Montana University System officials said they feared enrollment could drop significantly this spring as students weighed their options during the COVID-19 pandemic, echoing similar calls around the nation.
For Montana State University Billings, that has become reality.
About 400 fewer students enrolled this semester than last fall, a roughly 10% drop by headcount.
That's a smaller drop than university officials budgeted for, interim Chancellor Rolf Groseth said Tuesday. MUS officials told campuses to brace for up to a 15% enrollment decline, and some national experts warned of steeper drops.
"I feel pretty good about where we're at," he said. "To be honest, I don't know that we were going to be able to estimate this."
Montana's funding system allocates a large share of money on a per-student formula, making enrollment critical to schools' financial health. MSUB, which has struggled to reverse multi-year enrollment drops before traditional recruitment pipelines were knotted up by the pandemic, could still face some challenges.
Neither of Montana's flagship universities in Bozeman and Missoula have given enrollment reports this fall. An MUS Board of Regents meeting is set for Wednesday.
Full-time equivalent enrollment, which measures how many credits students are taking and is used in the university funding formula, had a similar drop, down about 9% from last year.
MSUB reported 2,184 FTE students and City College reported about 583 FTE students. Headcount, which reflects the number of enrolled students regardless of how many classes they take, stood at about 2,500 for MSUB and 1,500 for City College.
Money that's been given to public universities from the CARES Act and Gov. Steve Bullock's coronavirus relief fund is "probably not" enough to make up the gap left by falling enrollment and increased operational costs because of new safety measures, Groseth said. But, the money has helped the school stay afloat.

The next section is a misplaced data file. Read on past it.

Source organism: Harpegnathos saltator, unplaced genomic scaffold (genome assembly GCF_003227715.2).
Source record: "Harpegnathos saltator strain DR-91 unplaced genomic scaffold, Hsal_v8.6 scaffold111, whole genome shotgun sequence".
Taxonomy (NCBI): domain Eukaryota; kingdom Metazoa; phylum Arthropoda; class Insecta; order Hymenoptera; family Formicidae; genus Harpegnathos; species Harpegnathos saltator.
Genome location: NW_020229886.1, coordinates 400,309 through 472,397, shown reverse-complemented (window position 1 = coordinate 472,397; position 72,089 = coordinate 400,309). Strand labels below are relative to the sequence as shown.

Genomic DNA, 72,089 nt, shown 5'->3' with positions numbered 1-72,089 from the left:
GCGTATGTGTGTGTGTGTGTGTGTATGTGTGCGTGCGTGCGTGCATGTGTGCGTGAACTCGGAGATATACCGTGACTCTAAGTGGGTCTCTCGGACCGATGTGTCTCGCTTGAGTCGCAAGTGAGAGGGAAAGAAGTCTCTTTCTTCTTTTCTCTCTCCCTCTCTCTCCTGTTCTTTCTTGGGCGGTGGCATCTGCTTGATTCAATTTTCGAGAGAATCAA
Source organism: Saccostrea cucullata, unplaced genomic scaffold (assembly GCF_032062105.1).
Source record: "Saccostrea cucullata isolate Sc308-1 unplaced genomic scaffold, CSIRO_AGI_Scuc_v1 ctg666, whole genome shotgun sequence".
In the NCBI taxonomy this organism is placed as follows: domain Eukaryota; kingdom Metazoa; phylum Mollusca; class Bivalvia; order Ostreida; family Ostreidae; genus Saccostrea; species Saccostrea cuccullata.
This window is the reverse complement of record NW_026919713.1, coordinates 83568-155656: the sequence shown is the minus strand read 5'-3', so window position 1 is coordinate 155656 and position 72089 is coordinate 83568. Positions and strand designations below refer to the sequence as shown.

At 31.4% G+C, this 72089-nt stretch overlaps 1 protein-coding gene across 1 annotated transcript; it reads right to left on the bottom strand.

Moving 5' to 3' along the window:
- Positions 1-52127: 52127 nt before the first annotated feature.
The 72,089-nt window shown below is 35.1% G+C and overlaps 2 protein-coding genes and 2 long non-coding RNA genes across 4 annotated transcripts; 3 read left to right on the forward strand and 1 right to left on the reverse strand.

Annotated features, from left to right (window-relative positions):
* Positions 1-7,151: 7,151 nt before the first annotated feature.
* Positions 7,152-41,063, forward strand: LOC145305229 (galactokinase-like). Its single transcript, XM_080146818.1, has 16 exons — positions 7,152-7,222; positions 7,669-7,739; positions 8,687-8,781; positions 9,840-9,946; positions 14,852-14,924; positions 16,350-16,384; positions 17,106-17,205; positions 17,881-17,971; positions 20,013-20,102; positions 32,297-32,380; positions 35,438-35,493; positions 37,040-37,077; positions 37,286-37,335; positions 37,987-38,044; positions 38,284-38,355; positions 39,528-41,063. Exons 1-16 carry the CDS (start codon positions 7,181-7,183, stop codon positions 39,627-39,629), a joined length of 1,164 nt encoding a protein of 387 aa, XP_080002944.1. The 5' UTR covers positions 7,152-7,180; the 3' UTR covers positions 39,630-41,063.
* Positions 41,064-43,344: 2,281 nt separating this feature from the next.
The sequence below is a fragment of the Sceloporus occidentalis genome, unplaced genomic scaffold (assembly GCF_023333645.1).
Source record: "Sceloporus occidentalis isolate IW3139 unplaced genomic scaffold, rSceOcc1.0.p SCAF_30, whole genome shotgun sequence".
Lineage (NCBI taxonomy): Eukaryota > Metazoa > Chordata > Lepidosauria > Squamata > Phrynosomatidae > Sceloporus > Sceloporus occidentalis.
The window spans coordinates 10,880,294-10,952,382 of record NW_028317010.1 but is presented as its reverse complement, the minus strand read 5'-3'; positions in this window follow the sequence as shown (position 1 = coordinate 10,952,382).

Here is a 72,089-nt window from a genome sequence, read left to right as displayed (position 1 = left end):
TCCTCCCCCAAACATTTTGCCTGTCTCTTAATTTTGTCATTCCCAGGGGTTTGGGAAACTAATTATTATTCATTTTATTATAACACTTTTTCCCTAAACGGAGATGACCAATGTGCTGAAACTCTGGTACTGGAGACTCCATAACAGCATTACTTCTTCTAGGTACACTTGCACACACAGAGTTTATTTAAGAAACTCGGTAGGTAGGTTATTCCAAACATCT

"We couldn't have existed without the support from the governor, the CARES Act," Groseth said. "(But) I think we're left with some decisions to make about our budgets."
Officials said they also believed an earlier start date for the fall semester could have deterred some students. The semester began several weeks earlier than usual so that it could end before Thanksgiving, hopefully avoiding a wave of student travel and increased exposure to the novel coronavirus.
Some bright spots did come out of the school's usual fall data release. The school had a larger share of last year's freshmen continue than in recent years and more students signed up for graduate programs.
The retention metric, which is included in MSUB's performance funding formula, has been a multi-year focus.
Provost Melinda Arnold ascribed the 4% increase to stronger efforts in areas like tutoring and academic support, and swift adaptation to offer services online when campuses shut down in-person instruction last spring.
"We have made very intentional efforts," Arnold said.
The university enrolled more graduate students than in the previous year, with a 6% overall increase. That follows an 8.5% increase in graduate student headcount last year.
Dual enrollment, a program that allows high schoolers to take university courses, also dipped. The earlier fall start day knocked university schedules off kilter with high schools, and a statewide program that offered high schoolers two free courses expired.
The headcount split between MSUB and City College shifted substantially. About 2,500 students enrolled at MSUB, and 1,500 at City College. That's a loss of about 200 students at each campus, and a reversal of an upward trend for City College.
The 2-year campus had risen from 1,275 students in 2015 to 1,725 last fall. At least some of that increase had been driven by explosive growth in dual enrollment; it's so far unclear how much of the decrease reflects dual enrollment students or more traditional 2-year students.